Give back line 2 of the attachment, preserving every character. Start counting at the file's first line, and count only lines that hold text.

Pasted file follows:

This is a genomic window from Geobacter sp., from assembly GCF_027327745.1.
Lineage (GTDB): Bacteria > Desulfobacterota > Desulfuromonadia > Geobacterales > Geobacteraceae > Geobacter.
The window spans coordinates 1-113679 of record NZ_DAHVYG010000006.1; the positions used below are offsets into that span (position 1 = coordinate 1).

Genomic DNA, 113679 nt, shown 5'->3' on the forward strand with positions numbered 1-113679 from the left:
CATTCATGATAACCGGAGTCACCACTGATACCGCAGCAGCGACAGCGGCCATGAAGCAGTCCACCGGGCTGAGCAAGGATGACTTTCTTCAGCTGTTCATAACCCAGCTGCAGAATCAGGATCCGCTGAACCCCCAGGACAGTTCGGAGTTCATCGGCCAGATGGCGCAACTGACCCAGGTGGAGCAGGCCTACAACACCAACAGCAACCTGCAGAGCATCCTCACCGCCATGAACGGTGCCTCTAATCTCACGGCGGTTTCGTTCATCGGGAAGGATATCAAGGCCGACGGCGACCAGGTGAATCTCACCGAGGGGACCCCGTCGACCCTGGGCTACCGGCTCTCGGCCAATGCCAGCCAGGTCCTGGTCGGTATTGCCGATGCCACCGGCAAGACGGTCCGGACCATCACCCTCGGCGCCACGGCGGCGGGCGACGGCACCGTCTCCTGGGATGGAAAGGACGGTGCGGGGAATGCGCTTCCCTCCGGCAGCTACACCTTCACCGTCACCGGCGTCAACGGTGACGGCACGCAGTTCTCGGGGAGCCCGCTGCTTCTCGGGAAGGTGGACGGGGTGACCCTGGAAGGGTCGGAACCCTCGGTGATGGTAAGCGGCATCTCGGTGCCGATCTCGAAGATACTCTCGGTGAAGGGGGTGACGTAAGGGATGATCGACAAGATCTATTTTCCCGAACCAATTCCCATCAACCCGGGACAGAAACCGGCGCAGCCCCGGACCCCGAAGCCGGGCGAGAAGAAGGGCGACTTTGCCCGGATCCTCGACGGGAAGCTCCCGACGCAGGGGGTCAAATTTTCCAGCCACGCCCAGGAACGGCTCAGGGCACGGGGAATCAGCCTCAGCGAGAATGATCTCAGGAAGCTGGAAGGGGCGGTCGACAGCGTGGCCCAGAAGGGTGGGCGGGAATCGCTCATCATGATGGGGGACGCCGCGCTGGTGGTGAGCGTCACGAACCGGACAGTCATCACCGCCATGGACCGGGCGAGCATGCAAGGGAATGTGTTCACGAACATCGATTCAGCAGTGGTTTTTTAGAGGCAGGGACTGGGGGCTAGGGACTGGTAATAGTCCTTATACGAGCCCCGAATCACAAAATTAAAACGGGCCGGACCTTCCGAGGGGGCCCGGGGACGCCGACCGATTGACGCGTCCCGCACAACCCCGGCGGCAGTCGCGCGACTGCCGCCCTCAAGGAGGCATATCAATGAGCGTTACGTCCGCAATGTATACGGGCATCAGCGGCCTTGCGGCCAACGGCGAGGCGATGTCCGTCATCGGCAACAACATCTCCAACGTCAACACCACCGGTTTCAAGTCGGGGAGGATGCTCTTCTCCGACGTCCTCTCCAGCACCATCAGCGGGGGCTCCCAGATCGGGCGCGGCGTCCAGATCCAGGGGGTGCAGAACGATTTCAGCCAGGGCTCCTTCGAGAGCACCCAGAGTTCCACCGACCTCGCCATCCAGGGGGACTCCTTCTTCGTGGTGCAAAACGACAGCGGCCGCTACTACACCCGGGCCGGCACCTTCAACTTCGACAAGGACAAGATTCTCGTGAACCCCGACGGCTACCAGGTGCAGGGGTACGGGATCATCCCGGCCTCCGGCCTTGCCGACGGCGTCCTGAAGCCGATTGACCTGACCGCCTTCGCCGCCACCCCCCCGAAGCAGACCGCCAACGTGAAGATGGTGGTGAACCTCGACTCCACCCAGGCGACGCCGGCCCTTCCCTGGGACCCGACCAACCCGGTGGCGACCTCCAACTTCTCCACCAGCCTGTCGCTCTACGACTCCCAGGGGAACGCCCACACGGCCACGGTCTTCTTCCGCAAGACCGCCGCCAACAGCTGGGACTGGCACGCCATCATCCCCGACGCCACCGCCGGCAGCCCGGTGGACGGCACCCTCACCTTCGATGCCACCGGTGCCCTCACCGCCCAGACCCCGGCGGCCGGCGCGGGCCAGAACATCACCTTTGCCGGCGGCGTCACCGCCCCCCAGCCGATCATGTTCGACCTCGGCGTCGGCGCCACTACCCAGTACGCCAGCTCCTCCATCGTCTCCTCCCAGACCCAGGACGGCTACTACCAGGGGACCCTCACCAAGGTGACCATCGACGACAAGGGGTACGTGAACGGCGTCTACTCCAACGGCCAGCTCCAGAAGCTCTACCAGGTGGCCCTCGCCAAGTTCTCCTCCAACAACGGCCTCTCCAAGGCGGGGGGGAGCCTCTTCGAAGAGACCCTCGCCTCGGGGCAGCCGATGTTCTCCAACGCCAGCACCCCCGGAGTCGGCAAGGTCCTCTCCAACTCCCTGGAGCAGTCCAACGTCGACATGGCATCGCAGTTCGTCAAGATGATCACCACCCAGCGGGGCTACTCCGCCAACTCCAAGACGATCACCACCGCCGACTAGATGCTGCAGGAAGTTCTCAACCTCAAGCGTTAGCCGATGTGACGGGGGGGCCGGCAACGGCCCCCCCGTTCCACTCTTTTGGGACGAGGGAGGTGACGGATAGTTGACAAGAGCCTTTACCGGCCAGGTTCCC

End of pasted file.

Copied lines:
Lineage (GTDB): Bacteria > Desulfobacterota > Desulfuromonadia > Geobacterales > Geobacteraceae > Geobacter.